Wasps can be quite scary despite the fact that they are very small. Nonetheless, it appears that there are worse things out there. A newly discovered wasp species was found in the Amazon and it looks like something out of a nightmare.
The wasp was found by researchers from the University of Turku in Finland and they were shocked to see the wasp has an oversize stinger. The species was named Clistopyga crassicaudata and it can be found somewhere between the lowland rainforest area of the Amazon and the Andes mountains.
Injecting venom and laying eggs
“I have studied tropical parasitoid wasps for a long time but I have never seen anything like it. The stinger looks like a fierce weapon,” said University of Turku professor Ilari E. Sääksjärvi. The stinger is not only used to inject venom while stinging, and wasps also use it to lay eggs into spider egg sacs or spiders.
The wasp first injects venom, paralyzing the spider, and then the wasp lays eggs on the victim. The babies will then hatch as larvae. At the moment researchers are not sure which kind of spider is used to lay the eggs.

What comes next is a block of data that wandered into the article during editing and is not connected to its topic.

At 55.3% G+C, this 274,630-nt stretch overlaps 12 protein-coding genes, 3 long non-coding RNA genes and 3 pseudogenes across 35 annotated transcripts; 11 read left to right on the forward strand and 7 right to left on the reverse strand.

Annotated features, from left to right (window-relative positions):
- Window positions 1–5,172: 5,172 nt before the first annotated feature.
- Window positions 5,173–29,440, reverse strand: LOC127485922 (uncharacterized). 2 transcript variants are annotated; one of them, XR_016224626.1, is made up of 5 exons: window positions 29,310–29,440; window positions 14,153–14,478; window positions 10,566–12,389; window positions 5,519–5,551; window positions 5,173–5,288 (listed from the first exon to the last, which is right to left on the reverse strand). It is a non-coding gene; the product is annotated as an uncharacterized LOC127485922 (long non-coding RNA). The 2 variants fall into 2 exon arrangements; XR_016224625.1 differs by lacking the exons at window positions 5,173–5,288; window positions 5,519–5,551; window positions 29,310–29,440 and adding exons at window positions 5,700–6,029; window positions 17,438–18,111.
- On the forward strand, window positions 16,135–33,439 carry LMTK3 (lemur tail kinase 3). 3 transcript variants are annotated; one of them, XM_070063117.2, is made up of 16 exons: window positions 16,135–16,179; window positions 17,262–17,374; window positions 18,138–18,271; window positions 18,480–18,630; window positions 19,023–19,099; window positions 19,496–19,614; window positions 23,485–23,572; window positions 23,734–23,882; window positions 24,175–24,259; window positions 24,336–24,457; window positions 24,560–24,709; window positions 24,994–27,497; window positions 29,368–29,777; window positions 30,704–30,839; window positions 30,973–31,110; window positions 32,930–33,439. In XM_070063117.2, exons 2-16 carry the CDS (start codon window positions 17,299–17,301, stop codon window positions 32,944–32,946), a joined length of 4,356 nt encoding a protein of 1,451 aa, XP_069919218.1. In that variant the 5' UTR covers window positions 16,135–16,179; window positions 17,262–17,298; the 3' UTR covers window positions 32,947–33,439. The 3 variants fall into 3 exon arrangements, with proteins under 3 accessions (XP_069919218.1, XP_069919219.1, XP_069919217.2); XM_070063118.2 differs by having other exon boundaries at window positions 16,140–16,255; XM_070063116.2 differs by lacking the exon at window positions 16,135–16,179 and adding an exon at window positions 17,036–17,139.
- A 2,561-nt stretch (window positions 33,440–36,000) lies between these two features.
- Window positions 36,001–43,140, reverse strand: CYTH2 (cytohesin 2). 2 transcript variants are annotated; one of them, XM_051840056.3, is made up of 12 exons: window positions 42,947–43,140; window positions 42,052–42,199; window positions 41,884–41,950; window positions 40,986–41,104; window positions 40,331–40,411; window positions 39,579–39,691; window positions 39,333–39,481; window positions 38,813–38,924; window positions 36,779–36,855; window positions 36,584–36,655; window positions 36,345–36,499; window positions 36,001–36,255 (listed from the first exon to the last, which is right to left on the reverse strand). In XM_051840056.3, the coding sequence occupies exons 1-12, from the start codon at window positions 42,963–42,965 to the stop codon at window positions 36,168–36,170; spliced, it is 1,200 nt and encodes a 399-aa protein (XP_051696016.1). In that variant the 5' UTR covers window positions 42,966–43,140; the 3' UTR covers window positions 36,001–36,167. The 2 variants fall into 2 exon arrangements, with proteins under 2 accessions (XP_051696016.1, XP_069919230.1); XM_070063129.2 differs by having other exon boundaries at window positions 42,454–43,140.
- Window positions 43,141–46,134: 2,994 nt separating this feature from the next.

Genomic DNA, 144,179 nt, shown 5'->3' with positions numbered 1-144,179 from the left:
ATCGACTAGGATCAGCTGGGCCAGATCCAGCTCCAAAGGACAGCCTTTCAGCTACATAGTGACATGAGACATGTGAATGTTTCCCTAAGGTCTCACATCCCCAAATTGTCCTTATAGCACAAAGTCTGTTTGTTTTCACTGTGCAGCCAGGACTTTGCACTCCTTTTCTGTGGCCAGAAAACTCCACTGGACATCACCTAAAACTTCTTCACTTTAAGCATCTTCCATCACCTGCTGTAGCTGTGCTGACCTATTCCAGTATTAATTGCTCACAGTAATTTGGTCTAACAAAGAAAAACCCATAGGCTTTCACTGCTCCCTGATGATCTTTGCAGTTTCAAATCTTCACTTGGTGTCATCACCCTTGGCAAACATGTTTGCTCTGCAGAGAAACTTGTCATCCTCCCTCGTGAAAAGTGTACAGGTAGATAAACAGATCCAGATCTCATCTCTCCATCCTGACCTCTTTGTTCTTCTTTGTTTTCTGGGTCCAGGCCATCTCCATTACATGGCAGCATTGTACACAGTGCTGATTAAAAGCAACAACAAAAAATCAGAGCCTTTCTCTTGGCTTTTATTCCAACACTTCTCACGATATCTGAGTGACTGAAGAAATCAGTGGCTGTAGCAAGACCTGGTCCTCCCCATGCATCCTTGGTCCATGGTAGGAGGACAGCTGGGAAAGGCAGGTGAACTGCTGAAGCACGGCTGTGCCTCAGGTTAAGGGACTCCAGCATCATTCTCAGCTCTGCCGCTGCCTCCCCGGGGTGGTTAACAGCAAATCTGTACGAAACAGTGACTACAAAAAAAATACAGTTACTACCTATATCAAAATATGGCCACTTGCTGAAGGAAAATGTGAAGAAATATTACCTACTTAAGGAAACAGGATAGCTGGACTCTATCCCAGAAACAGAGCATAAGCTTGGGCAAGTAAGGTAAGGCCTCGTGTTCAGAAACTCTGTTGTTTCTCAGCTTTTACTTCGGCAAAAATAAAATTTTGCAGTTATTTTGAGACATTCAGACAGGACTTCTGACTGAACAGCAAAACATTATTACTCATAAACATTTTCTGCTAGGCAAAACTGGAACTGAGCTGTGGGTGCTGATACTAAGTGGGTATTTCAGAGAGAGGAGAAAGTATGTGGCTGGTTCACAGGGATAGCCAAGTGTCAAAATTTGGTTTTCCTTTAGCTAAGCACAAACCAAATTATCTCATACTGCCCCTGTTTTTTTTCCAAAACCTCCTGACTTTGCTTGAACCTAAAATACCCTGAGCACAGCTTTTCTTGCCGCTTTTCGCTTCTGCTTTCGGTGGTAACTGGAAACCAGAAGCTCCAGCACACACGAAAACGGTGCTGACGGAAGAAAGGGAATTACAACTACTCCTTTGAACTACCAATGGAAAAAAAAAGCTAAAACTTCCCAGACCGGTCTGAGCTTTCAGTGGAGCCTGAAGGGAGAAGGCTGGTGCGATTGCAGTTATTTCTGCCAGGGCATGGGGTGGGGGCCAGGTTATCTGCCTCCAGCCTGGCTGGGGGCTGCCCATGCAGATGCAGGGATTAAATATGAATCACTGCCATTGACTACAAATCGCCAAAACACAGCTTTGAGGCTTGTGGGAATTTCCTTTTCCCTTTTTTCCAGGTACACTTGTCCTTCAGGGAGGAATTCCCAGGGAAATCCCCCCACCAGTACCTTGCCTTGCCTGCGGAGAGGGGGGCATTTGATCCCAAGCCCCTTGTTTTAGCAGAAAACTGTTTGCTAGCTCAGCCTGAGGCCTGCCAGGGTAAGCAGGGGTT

The journal Zootaxa has published a scientists’ description of the species which was discovered. Researchers are trying to raise funding so they can continue their studies for the insect, as well as other parasitoid wasps in the Amazon. They want to discover the evolutionary history of the wasp species as well and they will try to discover the habits of this special species.
“The new species unknown to science also help in conserving the endangered rainforests. Beautiful and exciting species with strange habits catch people’s attention and highlight the importance of maintaining vulnerable ecosystems,” says Professor Sääksjärvi.
Karen and her husband live on a plot of land in British Columbia. They aim to grow and raise a significant part of their food by maintaining a vegetable garden, keeping a flock of backyard chickens and foraging. They are also currently planning a move to a small cabin they hand built. Karen’s academic background in nutrition made her care deeply about real food and seek ways to obtain it. Thus sprung Anna’s interest in backyard gardening, chicken and goat keeping, recycling and self-sufficiency.